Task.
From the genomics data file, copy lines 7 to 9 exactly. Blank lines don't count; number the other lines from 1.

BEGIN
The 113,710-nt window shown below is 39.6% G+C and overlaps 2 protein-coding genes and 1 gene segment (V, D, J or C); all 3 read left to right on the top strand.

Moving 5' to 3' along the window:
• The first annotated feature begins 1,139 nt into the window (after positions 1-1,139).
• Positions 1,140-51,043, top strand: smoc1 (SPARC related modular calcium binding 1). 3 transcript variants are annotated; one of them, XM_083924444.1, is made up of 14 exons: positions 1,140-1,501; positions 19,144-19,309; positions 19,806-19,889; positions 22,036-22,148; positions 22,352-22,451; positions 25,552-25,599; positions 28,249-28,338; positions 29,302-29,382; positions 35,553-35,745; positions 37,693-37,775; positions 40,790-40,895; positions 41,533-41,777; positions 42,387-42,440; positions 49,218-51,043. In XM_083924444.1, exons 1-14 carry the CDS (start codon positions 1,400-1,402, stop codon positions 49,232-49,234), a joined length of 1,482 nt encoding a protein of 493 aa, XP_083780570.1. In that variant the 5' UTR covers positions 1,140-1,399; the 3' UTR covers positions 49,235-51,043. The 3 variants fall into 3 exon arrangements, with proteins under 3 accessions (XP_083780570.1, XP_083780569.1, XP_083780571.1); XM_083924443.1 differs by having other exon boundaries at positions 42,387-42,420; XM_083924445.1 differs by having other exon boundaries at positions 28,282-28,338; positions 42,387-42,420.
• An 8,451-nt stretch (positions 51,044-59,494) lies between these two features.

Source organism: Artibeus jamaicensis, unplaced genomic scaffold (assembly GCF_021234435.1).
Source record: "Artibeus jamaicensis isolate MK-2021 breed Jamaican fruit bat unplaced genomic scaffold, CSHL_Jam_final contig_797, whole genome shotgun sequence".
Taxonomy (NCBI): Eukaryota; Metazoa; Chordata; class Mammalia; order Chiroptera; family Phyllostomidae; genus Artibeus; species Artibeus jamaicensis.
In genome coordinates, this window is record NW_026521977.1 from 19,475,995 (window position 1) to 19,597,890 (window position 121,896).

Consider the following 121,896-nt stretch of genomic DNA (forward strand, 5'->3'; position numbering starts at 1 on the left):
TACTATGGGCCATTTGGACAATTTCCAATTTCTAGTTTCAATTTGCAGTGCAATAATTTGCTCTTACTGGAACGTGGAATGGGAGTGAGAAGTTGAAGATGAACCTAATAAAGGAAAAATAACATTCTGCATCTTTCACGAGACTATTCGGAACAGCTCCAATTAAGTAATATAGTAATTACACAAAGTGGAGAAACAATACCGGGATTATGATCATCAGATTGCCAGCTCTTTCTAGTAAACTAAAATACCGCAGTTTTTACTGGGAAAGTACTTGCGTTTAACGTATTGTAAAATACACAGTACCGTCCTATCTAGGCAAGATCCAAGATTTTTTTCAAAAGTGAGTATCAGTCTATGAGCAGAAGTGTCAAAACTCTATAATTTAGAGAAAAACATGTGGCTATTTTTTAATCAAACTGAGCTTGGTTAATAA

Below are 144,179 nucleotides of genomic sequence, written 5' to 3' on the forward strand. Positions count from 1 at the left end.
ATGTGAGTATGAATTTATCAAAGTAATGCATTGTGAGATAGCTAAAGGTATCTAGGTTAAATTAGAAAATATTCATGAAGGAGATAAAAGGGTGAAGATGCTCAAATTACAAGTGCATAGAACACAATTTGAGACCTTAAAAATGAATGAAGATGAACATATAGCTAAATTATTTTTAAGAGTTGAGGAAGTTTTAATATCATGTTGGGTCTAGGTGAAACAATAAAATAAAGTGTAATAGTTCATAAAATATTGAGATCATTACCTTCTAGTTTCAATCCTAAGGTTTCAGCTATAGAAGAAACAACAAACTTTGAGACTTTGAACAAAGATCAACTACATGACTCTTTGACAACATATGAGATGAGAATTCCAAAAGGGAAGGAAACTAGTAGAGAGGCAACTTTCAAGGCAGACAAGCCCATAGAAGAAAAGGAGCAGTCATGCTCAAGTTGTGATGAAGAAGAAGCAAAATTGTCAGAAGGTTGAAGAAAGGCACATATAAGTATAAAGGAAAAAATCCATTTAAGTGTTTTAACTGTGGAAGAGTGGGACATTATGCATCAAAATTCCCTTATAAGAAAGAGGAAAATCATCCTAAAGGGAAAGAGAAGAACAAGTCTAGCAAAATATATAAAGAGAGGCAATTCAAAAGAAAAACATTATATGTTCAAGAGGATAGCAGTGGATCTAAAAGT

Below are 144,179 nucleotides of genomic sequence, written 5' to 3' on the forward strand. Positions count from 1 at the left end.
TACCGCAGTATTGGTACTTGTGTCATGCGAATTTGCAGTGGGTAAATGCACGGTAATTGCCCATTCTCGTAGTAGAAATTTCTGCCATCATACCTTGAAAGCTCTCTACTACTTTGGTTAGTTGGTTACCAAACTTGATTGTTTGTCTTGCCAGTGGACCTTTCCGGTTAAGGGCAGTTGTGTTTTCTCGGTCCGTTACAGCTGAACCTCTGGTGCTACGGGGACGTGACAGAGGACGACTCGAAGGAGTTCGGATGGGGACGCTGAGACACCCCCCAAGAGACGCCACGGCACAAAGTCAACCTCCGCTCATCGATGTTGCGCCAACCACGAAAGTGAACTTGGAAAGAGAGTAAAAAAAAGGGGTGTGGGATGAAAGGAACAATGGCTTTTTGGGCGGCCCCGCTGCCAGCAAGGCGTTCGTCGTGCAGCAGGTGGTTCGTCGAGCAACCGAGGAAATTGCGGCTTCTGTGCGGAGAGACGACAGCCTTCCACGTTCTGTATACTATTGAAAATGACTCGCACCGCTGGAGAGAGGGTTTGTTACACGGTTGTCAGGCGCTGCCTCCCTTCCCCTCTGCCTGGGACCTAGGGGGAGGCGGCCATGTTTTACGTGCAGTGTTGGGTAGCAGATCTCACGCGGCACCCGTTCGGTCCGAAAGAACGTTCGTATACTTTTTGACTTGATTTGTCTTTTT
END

Source record: "Artibeus jamaicensis isolate MK-2021 breed Jamaican fruit bat unplaced genomic scaffold, CSHL_Jam_final contig_797, whole genome shotgun sequence".
Taxonomy (NCBI): Eukaryota; Metazoa; Chordata; class Mammalia; order Chiroptera; family Phyllostomidae; genus Artibeus; species Artibeus jamaicensis.
In genome coordinates, this window is record NW_026521977.1 from 19,475,995 (window position 1) to 19,597,890 (window position 121,896).